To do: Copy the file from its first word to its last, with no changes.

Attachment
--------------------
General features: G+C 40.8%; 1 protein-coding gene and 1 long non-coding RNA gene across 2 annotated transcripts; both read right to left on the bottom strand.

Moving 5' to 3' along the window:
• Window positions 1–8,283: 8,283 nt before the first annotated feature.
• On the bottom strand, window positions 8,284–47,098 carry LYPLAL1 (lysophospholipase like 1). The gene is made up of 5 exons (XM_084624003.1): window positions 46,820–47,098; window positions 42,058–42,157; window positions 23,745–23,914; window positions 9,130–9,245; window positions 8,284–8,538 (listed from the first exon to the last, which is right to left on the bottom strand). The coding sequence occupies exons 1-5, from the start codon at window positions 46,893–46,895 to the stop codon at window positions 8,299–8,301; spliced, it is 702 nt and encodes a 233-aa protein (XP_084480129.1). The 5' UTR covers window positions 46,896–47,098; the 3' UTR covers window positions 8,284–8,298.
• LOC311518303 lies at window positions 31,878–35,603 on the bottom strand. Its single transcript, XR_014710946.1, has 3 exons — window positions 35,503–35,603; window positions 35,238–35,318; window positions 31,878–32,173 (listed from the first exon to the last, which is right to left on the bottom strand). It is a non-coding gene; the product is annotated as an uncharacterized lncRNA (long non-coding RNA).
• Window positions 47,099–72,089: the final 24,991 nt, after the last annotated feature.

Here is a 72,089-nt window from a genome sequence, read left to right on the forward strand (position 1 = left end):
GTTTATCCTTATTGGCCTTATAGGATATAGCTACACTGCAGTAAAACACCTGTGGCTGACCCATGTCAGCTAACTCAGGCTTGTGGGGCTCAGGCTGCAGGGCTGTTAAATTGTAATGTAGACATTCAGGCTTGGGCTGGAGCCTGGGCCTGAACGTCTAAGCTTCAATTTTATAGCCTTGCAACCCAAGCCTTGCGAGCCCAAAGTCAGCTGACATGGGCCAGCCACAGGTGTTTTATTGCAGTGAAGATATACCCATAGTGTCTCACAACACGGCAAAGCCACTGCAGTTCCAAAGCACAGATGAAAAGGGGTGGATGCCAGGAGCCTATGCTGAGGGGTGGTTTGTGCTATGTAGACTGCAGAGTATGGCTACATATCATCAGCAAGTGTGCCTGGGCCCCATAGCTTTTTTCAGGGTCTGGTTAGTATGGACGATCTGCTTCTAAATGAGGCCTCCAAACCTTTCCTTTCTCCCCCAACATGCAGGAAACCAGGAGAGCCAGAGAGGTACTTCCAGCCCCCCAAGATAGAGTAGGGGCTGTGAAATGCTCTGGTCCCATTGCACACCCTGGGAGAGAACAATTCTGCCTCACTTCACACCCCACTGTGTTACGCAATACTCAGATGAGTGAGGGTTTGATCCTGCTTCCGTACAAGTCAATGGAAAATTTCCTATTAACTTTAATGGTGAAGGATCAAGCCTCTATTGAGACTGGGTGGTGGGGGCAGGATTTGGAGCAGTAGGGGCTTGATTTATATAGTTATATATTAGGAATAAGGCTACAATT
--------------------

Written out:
General features: G+C 40.8%; 1 protein-coding gene and 1 long non-coding RNA gene across 2 annotated transcripts; both read right to left on the bottom strand.

Moving 5' to 3' along the window:
• Window positions 1–8,283: 8,283 nt before the first annotated feature.
• On the bottom strand, window positions 8,284–47,098 carry LYPLAL1 (lysophospholipase like 1). The gene is made up of 5 exons (XM_084624003.1): window positions 46,820–47,098; window positions 42,058–42,157; window positions 23,745–23,914; window positions 9,130–9,245; window positions 8,284–8,538 (listed from the first exon to the last, which is right to left on the bottom strand). The coding sequence occupies exons 1-5, from the start codon at window positions 46,893–46,895 to the stop codon at window positions 8,299–8,301; spliced, it is 702 nt and encodes a 233-aa protein (XP_084480129.1). The 5' UTR covers window positions 46,896–47,098; the 3' UTR covers window positions 8,284–8,298.
• LOC311518303 lies at window positions 31,878–35,603 on the bottom strand. Its single transcript, XR_014710946.1, has 3 exons — window positions 35,503–35,603; window positions 35,238–35,318; window positions 31,878–32,173 (listed from the first exon to the last, which is right to left on the bottom strand). It is a non-coding gene; the product is annotated as an uncharacterized lncRNA (long non-coding RNA).
• Window positions 47,099–72,089: the final 24,991 nt, after the last annotated feature.

Here is a 72,089-nt window from a genome sequence, read left to right on the forward strand (position 1 = left end):
GTTTATCCTTATTGGCCTTATAGGATATAGCTACACTGCAGTAAAACACCTGTGGCTGACCCATGTCAGCTAACTCAGGCTTGTGGGGCTCAGGCTGCAGGGCTGTTAAATTGTAATGTAGACATTCAGGCTTGGGCTGGAGCCTGGGCCTGAACGTCTAAGCTTCAATTTTATAGCCTTGCAACCCAAGCCTTGCGAGCCCAAAGTCAGCTGACATGGGCCAGCCACAGGTGTTTTATTGCAGTGAAGATATACCCATAGTGTCTCACAACACGGCAAAGCCACTGCAGTTCCAAAGCACAGATGAAAAGGGGTGGATGCCAGGAGCCTATGCTGAGGGGTGGTTTGTGCTATGTAGACTGCAGAGTATGGCTACATATCATCAGCAAGTGTGCCTGGGCCCCATAGCTTTTTTCAGGGTCTGGTTAGTATGGACGATCTGCTTCTAAATGAGGCCTCCAAACCTTTCCTTTCTCCCCCAACATGCAGGAAACCAGGAGAGCCAGAGAGGTACTTCCAGCCCCCCAAGATAGAGTAGGGGCTGTGAAATGCTCTGGTCCCATTGCACACCCTGGGAGAGAACAATTCTGCCTCACTTCACACCCCACTGTGTTACGCAATACTCAGATGAGTGAGGGTTTGATCCTGCTTCCGTACAAGTCAATGGAAAATTTCCTATTAACTTTAATGGTGAAGGATCAAGCCTCTATTGAGACTGGGTGGTGGGGGCAGGATTTGGAGCAGTAGGGGCTTGATTTATATAGTTATATATTAGGAATAAGGCTACAATT